Page:Southern Historical Society Papers volume 25.djvu/125

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Tin- amount of money belonging to the prizes was very small, ]>-- sihly a fc\\ hundred dollars. The private funds of the prisoners were not interfered with. Most of the ships' cash had probably been con- verted into "trading stock," as being a much better circulating medium among the Esquimaux, the Fijians, and other tribes usually visited by whalers. A gallon of whiskey or a yellow handkerchief went much farther in purchasing the skin of a seal or fox than any amount of gold or silver.

The capture of the Alina was followed by that of several other vessels in rapid succession. Nearly every sail sighted, with her long sky poles and white cotton canvas, betrayed her American nationality before she ever hoisted her colons.

On the 4th of December we burned the bark Edward. She was at the time engaged in cutting up a whale. After landing her crew on one of the Tristan da Chuna Islands, about 1,500 miles west of Cape Town, we ran down to about 42 south latitude to strike the westerly winds, which could be increased or decreased in force by either increasing or decreasing our latitude, the prevailing winds in those latitudes being strong and from the west.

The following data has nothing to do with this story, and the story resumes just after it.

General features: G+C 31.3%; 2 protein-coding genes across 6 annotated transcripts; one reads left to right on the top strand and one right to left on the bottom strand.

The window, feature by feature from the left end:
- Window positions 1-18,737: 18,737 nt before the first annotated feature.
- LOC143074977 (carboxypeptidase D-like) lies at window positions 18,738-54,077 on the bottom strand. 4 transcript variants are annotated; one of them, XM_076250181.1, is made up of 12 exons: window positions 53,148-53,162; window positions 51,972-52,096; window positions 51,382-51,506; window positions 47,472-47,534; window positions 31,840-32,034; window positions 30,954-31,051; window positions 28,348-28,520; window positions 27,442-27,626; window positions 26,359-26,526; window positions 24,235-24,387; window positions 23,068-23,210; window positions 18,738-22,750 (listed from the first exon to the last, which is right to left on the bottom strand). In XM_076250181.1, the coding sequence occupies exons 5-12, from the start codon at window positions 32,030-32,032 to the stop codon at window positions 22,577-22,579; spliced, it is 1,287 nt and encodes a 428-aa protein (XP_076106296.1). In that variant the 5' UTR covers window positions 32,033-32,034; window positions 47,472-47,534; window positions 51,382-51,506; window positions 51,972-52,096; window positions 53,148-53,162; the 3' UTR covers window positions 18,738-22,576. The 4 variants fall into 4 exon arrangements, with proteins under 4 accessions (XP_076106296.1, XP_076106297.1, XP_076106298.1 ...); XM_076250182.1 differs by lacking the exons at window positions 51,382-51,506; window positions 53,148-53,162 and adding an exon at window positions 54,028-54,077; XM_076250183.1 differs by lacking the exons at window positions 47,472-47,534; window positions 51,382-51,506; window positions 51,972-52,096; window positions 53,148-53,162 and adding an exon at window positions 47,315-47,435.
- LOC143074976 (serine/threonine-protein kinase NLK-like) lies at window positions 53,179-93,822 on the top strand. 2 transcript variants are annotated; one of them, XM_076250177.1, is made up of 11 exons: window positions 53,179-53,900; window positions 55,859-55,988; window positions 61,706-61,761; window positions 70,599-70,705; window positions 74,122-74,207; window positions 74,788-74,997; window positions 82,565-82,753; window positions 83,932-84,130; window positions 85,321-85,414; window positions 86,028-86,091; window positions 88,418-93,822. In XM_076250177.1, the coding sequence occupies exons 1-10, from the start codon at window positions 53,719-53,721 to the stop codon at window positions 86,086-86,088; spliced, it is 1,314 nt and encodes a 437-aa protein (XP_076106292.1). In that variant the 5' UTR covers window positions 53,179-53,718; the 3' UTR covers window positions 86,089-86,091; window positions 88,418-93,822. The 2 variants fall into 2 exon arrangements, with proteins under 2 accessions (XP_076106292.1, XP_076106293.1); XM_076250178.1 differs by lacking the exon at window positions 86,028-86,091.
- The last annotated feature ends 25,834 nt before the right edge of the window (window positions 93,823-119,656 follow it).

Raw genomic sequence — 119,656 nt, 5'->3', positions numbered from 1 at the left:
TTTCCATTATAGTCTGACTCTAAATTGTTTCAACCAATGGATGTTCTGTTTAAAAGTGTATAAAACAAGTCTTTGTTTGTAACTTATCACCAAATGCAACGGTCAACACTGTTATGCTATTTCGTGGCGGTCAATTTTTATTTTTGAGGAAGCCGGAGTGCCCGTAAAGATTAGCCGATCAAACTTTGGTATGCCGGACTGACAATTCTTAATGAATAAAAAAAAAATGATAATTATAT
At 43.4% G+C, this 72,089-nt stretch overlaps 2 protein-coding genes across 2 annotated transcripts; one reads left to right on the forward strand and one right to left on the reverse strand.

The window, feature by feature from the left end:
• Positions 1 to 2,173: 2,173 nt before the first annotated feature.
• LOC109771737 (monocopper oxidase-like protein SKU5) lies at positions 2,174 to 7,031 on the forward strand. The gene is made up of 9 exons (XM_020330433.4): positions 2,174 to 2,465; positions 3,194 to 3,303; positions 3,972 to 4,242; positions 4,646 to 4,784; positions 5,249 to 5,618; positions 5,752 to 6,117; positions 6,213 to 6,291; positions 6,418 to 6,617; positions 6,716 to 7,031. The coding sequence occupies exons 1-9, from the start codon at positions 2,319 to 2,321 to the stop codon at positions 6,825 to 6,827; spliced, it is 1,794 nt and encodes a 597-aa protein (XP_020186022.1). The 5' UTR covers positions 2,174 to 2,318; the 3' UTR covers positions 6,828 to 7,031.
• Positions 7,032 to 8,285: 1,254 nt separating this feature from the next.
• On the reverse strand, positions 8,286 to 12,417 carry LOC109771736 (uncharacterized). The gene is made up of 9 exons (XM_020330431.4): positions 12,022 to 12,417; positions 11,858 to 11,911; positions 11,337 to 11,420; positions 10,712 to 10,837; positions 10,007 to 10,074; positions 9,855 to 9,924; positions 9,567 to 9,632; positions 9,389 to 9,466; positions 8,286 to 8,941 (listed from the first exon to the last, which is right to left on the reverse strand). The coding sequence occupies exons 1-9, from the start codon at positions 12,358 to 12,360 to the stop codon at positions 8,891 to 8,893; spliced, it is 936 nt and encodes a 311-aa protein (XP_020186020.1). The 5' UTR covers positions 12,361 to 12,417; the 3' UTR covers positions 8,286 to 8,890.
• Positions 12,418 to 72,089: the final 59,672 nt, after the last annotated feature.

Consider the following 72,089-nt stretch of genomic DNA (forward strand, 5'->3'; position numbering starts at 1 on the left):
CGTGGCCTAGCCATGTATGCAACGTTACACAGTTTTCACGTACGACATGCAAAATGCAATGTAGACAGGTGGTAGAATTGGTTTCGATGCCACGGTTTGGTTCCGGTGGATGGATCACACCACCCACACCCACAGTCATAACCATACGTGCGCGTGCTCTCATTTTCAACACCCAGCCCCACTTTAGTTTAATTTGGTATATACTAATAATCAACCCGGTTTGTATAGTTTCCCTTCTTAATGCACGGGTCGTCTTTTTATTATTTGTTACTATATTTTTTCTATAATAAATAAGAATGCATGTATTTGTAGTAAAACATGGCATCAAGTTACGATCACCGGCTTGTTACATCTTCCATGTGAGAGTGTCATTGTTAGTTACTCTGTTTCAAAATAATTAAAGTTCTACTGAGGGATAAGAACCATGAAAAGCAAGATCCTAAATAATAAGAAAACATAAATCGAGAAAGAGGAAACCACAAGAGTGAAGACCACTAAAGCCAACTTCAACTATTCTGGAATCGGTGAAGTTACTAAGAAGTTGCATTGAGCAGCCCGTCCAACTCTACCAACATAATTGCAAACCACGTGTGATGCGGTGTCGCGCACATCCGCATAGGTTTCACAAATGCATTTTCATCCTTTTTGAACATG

At Christmas, 1864, we had rounded Cape Hood Hope and were nearly due south of the Island of Madagascar, when the Shenandoah was put upon her mettle in a very heavy gale. I find the following entry in the log on that day:

" From 4 to 8 A. M. fresh gales from the southwest; very heavy sea running; shipped several seas; 5:20 wind increasing, close-reefed main topsail; 5:30 battened down hatches.

Signed, D. M. SCALES."

Which meant a state of utter discomfort no fires, nothing cooked. This gale appears to have commenced on the 24th, and lasted to some part of the 26th of December.


On the 2gth we captured the bark De/phine, from Bangor. The captain had his wife on board, and there was so much sea on that we had to hoist her over the side. She was a woman of some culture,